In the UK, attractions like Chatsworth House and Longleat Safari Park are following suit. They are launching additional premium experiences, like luxury lodge accommodation and exclusive themed events. These are designed to offset the reduction in capacity, and maximise guest satisfaction.

The perfect time to pivot

There’s never been a better time to pivot to a value-based approach. The pandemic, combined with changing guest expectations and increases in disposable income, has produced the perfect climate for a new focus on creating authentic, immersive experiences that promote value-added spending.

Here’s why:

1. The pandemic permanently changed guests’ expectations of your attraction

Much like the great remote working experiment, the pandemic gave both guests and operators the opportunity to experience an alternative status quo, and it was a resounding success. Guests got used to having more space, and evidence suggests we’re reluctant to go back to the old way. PGAV Destination’s annual voice of the visitor survey found that 45% of visitors still want to see capacity limitations in force this year.

2. Today’s guests are prepared to spend more on experiences

After two years of disruption, visitors are excited to return to attractions. Research shows that when they do, they’re spending more money than in years past. Visitor expenditure per capita increased across the board in 2021. Attractions like Disney reported double-digit growth in spite of volume losses. Overall, 30% of visitors reported that they spent more on attraction visits last year.

Even better: 64% of those who spent more on attraction visits in 2021 have indicated they plan to do the same this year as they look to treat themselves and their families or create special memories with loved ones.

This increased willingness to spend is bolstered by an increase in household savings accumulated during the pandemic and overall economic optimism. 53% of respondents to the Voice of the Visitor Report said they were feeling optimistic about the state of the economy in 2022. guest experience

3. Happy guests spend more

If crowding has a negative impact on the guest experience, reducing capacity has the opposite effect.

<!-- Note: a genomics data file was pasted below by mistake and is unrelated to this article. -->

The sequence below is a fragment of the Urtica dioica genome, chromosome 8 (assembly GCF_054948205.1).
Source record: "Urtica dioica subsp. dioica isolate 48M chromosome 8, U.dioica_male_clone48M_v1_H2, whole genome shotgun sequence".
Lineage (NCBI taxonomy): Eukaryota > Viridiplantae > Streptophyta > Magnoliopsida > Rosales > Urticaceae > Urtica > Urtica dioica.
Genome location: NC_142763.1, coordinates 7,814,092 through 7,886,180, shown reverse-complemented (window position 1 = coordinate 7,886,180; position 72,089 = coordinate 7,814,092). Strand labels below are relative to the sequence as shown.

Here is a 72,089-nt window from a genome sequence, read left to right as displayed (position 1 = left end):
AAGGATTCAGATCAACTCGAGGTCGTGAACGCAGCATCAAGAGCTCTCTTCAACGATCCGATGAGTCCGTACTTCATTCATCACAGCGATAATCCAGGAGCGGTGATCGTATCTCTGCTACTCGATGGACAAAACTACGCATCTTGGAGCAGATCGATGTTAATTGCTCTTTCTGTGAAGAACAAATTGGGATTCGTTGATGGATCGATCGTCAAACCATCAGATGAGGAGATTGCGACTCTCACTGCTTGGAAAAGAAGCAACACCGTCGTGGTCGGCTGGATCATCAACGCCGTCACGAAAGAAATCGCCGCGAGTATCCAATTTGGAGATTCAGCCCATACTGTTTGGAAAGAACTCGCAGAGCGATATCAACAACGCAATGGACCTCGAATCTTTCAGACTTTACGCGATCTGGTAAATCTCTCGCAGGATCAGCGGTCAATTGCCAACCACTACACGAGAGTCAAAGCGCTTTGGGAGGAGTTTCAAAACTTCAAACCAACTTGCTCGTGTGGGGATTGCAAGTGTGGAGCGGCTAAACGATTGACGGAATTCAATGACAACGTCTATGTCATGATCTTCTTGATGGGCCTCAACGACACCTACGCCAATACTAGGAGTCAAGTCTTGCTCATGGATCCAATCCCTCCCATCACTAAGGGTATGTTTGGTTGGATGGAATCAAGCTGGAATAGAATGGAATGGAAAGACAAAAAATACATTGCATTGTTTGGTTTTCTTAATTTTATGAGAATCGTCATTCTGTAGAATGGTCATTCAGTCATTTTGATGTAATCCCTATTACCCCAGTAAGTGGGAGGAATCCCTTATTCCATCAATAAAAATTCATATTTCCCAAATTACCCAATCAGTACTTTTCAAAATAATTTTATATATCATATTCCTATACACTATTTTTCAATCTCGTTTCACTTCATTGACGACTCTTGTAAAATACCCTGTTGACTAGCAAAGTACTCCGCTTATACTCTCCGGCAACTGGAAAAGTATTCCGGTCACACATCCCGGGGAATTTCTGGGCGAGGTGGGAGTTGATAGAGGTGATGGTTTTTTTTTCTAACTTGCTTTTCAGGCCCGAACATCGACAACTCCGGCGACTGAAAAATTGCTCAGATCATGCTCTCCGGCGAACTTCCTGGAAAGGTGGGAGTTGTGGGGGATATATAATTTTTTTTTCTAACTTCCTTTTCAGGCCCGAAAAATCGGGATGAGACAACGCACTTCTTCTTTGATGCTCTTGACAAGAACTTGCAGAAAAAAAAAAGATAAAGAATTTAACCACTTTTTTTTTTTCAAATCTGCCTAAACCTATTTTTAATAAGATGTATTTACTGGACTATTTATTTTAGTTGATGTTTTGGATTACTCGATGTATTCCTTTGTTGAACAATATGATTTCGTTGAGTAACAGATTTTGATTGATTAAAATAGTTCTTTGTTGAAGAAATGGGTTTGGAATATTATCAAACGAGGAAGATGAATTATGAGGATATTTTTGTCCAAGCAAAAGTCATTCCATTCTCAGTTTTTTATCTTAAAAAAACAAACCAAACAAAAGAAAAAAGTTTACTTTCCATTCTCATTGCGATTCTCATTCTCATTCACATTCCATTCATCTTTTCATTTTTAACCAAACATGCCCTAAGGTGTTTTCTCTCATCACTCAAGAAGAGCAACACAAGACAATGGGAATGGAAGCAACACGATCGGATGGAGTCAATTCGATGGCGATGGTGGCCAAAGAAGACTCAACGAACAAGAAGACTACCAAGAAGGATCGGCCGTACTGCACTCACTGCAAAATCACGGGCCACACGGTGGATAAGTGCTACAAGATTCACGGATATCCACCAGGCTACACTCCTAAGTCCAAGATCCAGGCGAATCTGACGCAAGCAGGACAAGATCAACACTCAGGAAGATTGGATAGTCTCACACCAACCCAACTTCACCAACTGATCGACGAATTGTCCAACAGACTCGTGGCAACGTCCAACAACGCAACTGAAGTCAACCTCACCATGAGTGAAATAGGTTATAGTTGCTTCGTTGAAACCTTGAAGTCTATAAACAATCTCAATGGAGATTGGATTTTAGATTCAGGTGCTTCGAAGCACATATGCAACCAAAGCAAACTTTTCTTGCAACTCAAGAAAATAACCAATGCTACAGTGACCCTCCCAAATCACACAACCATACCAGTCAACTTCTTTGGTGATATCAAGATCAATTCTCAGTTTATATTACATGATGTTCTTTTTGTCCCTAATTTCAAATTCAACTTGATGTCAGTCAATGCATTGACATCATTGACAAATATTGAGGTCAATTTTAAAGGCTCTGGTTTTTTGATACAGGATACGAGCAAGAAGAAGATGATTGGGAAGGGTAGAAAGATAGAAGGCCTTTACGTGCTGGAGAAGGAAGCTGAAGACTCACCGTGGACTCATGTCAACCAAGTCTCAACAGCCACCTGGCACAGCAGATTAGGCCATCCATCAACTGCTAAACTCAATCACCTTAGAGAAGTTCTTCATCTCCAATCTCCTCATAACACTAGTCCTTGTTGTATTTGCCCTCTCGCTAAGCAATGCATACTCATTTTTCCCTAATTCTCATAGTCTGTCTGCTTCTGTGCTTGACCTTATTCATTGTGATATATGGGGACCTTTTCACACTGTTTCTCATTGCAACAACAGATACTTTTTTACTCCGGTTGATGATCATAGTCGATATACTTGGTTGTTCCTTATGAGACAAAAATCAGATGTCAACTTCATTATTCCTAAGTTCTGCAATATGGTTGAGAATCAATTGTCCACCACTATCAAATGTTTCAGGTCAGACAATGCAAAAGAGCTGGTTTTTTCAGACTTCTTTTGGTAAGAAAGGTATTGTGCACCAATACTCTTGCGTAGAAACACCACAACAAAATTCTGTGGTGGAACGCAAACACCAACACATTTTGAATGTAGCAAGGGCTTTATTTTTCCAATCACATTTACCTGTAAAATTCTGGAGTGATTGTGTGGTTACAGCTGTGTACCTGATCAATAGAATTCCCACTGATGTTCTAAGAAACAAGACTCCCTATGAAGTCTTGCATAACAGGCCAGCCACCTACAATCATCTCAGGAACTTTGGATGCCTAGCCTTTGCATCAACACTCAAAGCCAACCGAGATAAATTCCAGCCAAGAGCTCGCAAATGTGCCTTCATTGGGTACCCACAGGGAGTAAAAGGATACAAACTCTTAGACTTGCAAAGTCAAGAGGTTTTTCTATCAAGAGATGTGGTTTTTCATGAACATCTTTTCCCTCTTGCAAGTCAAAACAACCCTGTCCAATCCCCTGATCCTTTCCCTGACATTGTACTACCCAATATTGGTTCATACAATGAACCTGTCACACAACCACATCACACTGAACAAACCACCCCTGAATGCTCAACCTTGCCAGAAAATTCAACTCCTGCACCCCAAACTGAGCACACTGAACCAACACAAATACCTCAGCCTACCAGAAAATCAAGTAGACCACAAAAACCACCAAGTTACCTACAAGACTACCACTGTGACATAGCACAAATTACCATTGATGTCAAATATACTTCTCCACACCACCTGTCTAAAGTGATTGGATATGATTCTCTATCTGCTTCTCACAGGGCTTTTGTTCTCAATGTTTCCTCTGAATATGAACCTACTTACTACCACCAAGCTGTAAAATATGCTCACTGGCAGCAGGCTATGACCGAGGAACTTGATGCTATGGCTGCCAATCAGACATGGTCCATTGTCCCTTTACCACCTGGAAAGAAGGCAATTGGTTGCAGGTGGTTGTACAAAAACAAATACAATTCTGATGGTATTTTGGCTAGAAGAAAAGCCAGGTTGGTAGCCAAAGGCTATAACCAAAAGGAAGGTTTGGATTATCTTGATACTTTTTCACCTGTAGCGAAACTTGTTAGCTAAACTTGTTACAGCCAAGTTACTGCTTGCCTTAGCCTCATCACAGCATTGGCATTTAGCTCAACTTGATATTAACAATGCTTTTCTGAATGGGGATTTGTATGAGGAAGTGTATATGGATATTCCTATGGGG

Disney has already made this link. Guest spending increased during the pandemic, as visitors could freely peruse the parks’ retail outlets and relax in eateries without fear of missing precious spots in the line for their next ride.

McCarthy explained:  “If you’re having a good time, you’re probably inclined to spend more money, which has been the results we have had to date.”

This correlates with independent research from PWC’s customer experience survey. This found that 86% of consumers are willing to pay more for a better experience.

How to make the switch

Switching from volume-based KPIs to a combined revenue target or value focus requires two things:

  1. Deep knowledge of how your guests behave whilst on-park
  2. A reliable way of communicating with guests across their entire journey

Focusing on the guest experience requires you to have touchpoints in place that reach and engage guests in a meaningful way. Digital touchpoints like your website and warm-up email campaigns will help with the pre-visit experience. But to reach guests on-site, you’ll need to communicate in real-time. And that’s where having a guest experience platform or mobile app comes in.

Mobile solutions are the only channel that spans the entire guest journey. Because of this, they enable you to build up a full picture of your guests. By leveraging insights from the majority of your visitors (mobile app reach at attractions regularly exceeds 90% of guests), your marketing team can discover what really makes them tick. They can then adapt accordingly with experiences, offers and activity plans that are built around guests’ behaviours and needs.

Better still, experience platforms like offer user segmentation, meaning guests can be grouped according to shared interests or behaviours. The benefit? You can tailor your messaging and offers to the needs of each group. This is more effective than relying on a one-size-fits-all marketing campaign that only appeals to a specific visitor type.

The guest experience & the future of revenue growth

To learn more about value-based revenue growth and how you can influence the end-to-end guest journey to increase commercial yields, download the Theme Park’s Guide to Revenue Growth, developed by

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Ellen Wilkinson

Ellen is an experienced writer specialising in the tech industry. She manages the Marketing Department at, showing attractions how to use mobile technology to unlock powerful guest insights that enrich the on-site experience and increase revenue.